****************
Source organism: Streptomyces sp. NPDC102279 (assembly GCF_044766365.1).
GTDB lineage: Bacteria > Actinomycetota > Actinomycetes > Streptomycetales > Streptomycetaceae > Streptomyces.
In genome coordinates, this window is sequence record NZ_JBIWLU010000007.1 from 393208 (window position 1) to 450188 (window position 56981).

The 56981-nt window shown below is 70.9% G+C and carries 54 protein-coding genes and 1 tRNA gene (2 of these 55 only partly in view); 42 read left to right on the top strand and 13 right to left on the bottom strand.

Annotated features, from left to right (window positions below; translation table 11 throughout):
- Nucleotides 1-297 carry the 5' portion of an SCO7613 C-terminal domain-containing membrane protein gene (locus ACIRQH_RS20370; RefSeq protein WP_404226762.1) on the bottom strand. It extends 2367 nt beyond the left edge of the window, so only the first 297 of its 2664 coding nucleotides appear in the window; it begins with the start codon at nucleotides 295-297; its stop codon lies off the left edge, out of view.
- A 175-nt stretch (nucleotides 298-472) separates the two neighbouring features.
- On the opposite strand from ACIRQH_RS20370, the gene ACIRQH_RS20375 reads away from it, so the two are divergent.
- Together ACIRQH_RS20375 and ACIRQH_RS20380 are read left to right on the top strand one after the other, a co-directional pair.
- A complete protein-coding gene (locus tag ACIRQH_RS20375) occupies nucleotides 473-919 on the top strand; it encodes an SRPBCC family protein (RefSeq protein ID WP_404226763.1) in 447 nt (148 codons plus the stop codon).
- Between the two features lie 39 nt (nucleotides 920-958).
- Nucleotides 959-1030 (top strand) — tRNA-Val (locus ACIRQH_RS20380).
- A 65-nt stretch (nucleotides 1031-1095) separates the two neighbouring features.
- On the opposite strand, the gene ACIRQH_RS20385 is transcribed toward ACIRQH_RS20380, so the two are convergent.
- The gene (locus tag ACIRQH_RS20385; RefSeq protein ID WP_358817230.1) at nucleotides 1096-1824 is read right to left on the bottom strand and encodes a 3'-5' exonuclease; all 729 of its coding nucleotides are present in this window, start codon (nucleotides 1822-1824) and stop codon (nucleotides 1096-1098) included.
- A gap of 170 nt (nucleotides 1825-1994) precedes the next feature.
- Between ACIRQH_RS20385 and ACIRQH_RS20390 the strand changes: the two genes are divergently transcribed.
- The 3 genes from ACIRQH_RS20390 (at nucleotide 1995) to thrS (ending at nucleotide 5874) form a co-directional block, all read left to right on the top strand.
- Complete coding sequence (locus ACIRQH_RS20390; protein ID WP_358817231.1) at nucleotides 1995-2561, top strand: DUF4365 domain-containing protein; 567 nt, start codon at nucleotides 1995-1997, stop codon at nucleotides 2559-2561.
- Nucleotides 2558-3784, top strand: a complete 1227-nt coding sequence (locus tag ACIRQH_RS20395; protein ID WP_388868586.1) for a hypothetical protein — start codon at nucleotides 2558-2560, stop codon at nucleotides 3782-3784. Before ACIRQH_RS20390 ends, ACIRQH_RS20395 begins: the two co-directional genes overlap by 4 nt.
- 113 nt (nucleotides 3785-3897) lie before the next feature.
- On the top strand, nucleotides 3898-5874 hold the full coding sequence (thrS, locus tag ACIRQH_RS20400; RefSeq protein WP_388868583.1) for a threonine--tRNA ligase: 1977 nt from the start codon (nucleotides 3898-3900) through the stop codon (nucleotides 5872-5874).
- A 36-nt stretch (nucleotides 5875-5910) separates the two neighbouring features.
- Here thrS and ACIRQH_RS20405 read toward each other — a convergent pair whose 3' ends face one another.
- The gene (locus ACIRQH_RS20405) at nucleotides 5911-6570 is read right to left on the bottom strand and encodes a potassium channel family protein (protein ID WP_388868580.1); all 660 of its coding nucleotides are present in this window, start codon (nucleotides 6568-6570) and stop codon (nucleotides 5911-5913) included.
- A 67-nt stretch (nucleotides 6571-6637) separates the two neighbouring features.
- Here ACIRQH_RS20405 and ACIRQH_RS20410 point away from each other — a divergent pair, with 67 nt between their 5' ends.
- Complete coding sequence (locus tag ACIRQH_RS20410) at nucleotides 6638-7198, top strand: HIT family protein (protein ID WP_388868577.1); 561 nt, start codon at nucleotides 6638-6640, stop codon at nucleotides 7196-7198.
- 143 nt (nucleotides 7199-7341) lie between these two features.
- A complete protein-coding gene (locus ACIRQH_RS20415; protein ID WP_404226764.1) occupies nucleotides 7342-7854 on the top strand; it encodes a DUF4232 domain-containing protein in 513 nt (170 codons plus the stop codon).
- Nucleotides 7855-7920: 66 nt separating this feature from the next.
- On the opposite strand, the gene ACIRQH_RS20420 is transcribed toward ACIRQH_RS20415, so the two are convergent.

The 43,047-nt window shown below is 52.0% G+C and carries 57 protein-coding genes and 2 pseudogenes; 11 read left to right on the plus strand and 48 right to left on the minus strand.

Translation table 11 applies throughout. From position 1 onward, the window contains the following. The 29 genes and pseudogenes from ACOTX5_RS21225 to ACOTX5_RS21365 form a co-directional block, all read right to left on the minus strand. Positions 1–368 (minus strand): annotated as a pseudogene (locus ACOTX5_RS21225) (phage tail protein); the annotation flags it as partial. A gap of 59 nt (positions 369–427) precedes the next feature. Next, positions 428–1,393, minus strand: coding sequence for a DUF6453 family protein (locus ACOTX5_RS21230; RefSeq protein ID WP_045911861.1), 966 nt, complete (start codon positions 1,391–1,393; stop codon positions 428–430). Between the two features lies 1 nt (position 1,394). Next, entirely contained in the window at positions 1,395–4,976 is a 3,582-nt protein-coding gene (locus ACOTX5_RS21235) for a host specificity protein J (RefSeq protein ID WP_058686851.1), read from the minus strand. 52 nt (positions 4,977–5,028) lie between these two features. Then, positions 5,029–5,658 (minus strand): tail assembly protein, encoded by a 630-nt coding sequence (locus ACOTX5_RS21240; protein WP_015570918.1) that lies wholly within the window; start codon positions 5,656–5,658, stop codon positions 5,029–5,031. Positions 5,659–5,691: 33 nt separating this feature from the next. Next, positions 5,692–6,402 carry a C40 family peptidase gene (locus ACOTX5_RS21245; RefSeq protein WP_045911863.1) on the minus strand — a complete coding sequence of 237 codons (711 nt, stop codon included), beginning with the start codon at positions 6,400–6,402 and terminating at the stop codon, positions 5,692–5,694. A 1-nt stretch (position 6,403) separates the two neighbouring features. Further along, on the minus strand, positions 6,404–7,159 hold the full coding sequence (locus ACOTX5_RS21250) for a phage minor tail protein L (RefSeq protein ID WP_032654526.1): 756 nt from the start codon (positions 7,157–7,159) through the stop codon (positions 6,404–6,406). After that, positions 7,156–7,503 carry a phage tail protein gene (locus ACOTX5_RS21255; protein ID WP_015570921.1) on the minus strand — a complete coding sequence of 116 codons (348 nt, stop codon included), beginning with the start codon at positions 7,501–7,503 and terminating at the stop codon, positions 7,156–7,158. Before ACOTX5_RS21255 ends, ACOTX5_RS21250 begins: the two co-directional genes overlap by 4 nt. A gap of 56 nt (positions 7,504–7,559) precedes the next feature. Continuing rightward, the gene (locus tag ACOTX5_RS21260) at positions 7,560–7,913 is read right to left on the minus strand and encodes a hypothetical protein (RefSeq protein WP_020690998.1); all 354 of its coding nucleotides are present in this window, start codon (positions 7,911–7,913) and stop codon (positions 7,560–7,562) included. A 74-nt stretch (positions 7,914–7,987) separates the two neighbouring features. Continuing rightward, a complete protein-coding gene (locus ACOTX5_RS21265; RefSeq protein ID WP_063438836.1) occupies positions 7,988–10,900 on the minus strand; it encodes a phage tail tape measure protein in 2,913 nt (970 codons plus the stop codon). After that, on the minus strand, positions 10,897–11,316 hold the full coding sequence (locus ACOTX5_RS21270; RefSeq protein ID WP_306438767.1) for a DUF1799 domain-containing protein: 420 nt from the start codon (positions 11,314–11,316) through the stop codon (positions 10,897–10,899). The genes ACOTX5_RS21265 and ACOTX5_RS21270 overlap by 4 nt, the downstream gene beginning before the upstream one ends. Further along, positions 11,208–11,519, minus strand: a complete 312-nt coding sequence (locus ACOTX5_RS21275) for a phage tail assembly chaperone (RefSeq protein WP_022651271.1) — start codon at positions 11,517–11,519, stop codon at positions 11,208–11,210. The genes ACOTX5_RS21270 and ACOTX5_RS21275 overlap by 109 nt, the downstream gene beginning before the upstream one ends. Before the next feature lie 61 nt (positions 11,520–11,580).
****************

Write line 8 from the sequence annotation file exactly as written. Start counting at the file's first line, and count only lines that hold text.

- On the opposite strand from ACIRQH_RS20370, the gene ACIRQH_RS20375 reads away from it, so the two are divergent.